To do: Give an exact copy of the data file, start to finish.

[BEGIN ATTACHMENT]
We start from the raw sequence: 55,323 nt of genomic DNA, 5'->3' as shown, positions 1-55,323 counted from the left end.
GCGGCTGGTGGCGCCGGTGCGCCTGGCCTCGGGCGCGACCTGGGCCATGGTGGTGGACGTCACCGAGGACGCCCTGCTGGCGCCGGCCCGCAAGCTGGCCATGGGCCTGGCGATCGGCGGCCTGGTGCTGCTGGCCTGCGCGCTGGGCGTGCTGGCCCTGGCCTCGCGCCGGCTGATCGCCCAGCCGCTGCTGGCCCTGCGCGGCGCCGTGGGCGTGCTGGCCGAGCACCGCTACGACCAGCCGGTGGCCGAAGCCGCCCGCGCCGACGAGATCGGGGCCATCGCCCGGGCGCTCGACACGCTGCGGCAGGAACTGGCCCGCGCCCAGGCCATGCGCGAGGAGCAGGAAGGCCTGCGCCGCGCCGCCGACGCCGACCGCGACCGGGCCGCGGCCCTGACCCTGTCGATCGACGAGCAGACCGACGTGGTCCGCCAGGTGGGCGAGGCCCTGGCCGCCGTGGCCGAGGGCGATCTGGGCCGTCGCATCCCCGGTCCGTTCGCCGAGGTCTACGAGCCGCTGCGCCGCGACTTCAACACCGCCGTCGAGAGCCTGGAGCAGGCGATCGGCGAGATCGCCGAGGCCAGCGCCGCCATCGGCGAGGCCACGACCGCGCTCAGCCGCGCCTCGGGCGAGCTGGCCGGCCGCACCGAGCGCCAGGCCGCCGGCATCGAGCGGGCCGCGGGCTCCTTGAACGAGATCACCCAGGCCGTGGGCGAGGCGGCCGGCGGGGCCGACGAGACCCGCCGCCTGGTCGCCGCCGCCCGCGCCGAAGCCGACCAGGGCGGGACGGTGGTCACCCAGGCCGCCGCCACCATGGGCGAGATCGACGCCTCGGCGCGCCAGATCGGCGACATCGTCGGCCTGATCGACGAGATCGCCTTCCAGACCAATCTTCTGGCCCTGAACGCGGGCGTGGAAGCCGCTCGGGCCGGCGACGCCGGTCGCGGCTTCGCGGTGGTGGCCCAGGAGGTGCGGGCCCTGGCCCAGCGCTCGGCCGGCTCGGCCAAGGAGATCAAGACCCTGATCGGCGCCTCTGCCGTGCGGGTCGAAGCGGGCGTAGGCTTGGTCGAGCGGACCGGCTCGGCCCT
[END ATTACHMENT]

We start from the raw sequence: 55,323 nt of genomic DNA, 5'->3' as shown, positions 1-55,323 counted from the left end.
GCGGCTGGTGGCGCCGGTGCGCCTGGCCTCGGGCGCGACCTGGGCCATGGTGGTGGACGTCACCGAGGACGCCCTGCTGGCGCCGGCCCGCAAGCTGGCCATGGGCCTGGCGATCGGCGGCCTGGTGCTGCTGGCCTGCGCGCTGGGCGTGCTGGCCCTGGCCTCGCGCCGGCTGATCGCCCAGCCGCTGCTGGCCCTGCGCGGCGCCGTGGGCGTGCTGGCCGAGCACCGCTACGACCAGCCGGTGGCCGAAGCCGCCCGCGCCGACGAGATCGGGGCCATCGCCCGGGCGCTCGACACGCTGCGGCAGGAACTGGCCCGCGCCCAGGCCATGCGCGAGGAGCAGGAAGGCCTGCGCCGCGCCGCCGACGCCGACCGCGACCGGGCCGCGGCCCTGACCCTGTCGATCGACGAGCAGACCGACGTGGTCCGCCAGGTGGGCGAGGCCCTGGCCGCCGTGGCCGAGGGCGATCTGGGCCGTCGCATCCCCGGTCCGTTCGCCGAGGTCTACGAGCCGCTGCGCCGCGACTTCAACACCGCCGTCGAGAGCCTGGAGCAGGCGATCGGCGAGATCGCCGAGGCCAGCGCCGCCATCGGCGAGGCCACGACCGCGCTCAGCCGCGCCTCGGGCGAGCTGGCCGGCCGCACCGAGCGCCAGGCCGCCGGCATCGAGCGGGCCGCGGGCTCCTTGAACGAGATCACCCAGGCCGTGGGCGAGGCGGCCGGCGGGGCCGACGAGACCCGCCGCCTGGTCGCCGCCGCCCGCGCCGAAGCCGACCAGGGCGGGACGGTGGTCACCCAGGCCGCCGCCACCATGGGCGAGATCGACGCCTCGGCGCGCCAGATCGGCGACATCGTCGGCCTGATCGACGAGATCGCCTTCCAGACCAATCTTCTGGCCCTGAACGCGGGCGTGGAAGCCGCTCGGGCCGGCGACGCCGGTCGCGGCTTCGCGGTGGTGGCCCAGGAGGTGCGGGCCCTGGCCCAGCGCTCGGCCGGCTCGGCCAAGGAGATCAAGACCCTGATCGGCGCCTCTGCCGTGCGGGTCGAAGCGGGCGTAGGCTTGGTCGAGCGGACCGGCTCGGCCCT